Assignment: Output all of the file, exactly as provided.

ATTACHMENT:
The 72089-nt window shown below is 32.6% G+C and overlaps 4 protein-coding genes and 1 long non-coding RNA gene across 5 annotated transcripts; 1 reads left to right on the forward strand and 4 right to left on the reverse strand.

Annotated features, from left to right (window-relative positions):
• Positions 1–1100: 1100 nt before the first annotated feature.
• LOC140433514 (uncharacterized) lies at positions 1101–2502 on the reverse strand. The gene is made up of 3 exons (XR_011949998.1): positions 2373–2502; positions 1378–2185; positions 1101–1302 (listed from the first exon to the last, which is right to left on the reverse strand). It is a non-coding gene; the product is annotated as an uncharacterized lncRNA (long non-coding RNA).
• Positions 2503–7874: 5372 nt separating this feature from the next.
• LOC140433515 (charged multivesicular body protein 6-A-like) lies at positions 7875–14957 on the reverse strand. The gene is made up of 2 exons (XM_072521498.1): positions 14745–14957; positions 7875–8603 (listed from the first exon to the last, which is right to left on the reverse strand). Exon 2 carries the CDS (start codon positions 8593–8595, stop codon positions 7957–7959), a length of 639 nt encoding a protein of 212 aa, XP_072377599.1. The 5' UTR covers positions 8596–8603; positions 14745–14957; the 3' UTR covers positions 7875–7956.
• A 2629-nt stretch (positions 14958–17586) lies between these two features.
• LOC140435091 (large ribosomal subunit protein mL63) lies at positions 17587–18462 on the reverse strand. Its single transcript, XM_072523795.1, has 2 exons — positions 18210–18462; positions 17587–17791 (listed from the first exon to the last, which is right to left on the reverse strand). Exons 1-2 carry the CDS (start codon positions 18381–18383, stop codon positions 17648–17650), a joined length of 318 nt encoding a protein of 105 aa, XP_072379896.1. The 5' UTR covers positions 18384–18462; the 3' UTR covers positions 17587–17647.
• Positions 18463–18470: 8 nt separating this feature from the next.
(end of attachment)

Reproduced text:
The 72089-nt window shown below is 32.6% G+C and overlaps 4 protein-coding genes and 1 long non-coding RNA gene across 5 annotated transcripts; 1 reads left to right on the forward strand and 4 right to left on the reverse strand.

Annotated features, from left to right (window-relative positions):
• Positions 1–1100: 1100 nt before the first annotated feature.
• LOC140433514 (uncharacterized) lies at positions 1101–2502 on the reverse strand. The gene is made up of 3 exons (XR_011949998.1): positions 2373–2502; positions 1378–2185; positions 1101–1302 (listed from the first exon to the last, which is right to left on the reverse strand). It is a non-coding gene; the product is annotated as an uncharacterized lncRNA (long non-coding RNA).
• Positions 2503–7874: 5372 nt separating this feature from the next.
• LOC140433515 (charged multivesicular body protein 6-A-like) lies at positions 7875–14957 on the reverse strand. The gene is made up of 2 exons (XM_072521498.1): positions 14745–14957; positions 7875–8603 (listed from the first exon to the last, which is right to left on the reverse strand). Exon 2 carries the CDS (start codon positions 8593–8595, stop codon positions 7957–7959), a length of 639 nt encoding a protein of 212 aa, XP_072377599.1. The 5' UTR covers positions 8596–8603; positions 14745–14957; the 3' UTR covers positions 7875–7956.
• A 2629-nt stretch (positions 14958–17586) lies between these two features.
• LOC140435091 (large ribosomal subunit protein mL63) lies at positions 17587–18462 on the reverse strand. Its single transcript, XM_072523795.1, has 2 exons — positions 18210–18462; positions 17587–17791 (listed from the first exon to the last, which is right to left on the reverse strand). Exons 1-2 carry the CDS (start codon positions 18381–18383, stop codon positions 17648–17650), a joined length of 318 nt encoding a protein of 105 aa, XP_072379896.1. The 5' UTR covers positions 18384–18462; the 3' UTR covers positions 17587–17647.
• Positions 18463–18470: 8 nt separating this feature from the next.